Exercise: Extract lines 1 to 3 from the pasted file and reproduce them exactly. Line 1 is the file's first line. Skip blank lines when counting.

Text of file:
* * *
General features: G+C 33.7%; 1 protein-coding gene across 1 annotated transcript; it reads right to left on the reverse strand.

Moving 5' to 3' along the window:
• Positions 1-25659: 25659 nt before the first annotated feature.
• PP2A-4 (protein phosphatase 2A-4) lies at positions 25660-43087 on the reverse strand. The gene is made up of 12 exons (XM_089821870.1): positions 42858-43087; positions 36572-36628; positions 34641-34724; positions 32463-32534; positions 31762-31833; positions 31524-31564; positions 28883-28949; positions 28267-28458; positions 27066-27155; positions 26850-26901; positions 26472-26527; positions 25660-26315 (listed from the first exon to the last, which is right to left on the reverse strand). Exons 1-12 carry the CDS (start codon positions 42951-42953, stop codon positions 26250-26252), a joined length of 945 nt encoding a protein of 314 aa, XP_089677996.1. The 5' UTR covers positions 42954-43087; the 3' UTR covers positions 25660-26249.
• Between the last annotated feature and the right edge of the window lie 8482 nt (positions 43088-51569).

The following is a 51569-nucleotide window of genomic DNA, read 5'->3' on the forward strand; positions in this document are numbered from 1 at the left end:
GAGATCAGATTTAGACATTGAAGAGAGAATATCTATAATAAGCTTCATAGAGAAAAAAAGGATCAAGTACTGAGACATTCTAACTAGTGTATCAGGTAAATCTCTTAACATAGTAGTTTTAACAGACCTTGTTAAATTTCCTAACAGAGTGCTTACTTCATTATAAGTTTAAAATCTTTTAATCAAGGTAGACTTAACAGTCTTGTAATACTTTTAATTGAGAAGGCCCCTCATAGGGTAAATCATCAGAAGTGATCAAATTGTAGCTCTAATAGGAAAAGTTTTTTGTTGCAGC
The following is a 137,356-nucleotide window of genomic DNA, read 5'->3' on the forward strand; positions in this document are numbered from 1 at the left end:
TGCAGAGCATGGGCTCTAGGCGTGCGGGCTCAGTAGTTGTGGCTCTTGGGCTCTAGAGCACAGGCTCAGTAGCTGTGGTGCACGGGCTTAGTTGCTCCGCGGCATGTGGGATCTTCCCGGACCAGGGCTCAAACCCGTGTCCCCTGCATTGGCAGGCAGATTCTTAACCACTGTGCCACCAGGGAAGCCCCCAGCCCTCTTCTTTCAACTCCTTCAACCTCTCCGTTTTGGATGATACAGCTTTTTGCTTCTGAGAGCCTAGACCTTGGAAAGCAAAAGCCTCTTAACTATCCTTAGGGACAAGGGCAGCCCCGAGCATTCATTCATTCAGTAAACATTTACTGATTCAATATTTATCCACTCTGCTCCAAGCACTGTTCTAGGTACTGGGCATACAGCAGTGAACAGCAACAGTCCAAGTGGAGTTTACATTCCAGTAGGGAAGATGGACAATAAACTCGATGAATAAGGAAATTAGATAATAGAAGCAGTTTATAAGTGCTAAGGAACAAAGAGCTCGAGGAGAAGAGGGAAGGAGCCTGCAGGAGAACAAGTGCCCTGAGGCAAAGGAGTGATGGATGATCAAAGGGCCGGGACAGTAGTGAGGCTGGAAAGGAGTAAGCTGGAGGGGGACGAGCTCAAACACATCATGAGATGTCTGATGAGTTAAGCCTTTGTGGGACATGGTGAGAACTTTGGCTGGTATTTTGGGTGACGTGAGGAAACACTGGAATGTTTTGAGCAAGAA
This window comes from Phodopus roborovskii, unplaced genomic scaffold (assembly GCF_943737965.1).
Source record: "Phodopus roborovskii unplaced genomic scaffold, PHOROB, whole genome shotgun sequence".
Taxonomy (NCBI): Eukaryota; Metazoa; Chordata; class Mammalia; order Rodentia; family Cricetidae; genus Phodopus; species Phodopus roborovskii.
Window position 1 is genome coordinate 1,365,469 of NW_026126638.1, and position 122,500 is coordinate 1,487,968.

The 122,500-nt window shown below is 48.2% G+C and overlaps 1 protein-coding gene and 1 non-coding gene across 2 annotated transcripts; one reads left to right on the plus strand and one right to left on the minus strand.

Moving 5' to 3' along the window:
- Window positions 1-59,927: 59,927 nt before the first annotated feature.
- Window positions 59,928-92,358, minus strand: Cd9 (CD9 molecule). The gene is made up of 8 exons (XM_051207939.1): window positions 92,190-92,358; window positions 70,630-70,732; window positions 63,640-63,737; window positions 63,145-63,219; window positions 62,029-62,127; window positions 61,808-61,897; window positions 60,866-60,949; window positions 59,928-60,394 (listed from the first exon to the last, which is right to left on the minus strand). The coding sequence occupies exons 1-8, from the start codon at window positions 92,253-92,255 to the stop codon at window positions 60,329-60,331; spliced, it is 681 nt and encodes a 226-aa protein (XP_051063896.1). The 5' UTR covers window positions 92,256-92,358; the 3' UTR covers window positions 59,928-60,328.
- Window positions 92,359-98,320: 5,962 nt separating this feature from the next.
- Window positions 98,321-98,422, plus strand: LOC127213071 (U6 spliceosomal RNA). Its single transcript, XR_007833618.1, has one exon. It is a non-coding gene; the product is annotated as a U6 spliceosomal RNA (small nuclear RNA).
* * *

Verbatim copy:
General features: G+C 33.7%; 1 protein-coding gene across 1 annotated transcript; it reads right to left on the reverse strand.

Moving 5' to 3' along the window:
• Positions 1-25659: 25659 nt before the first annotated feature.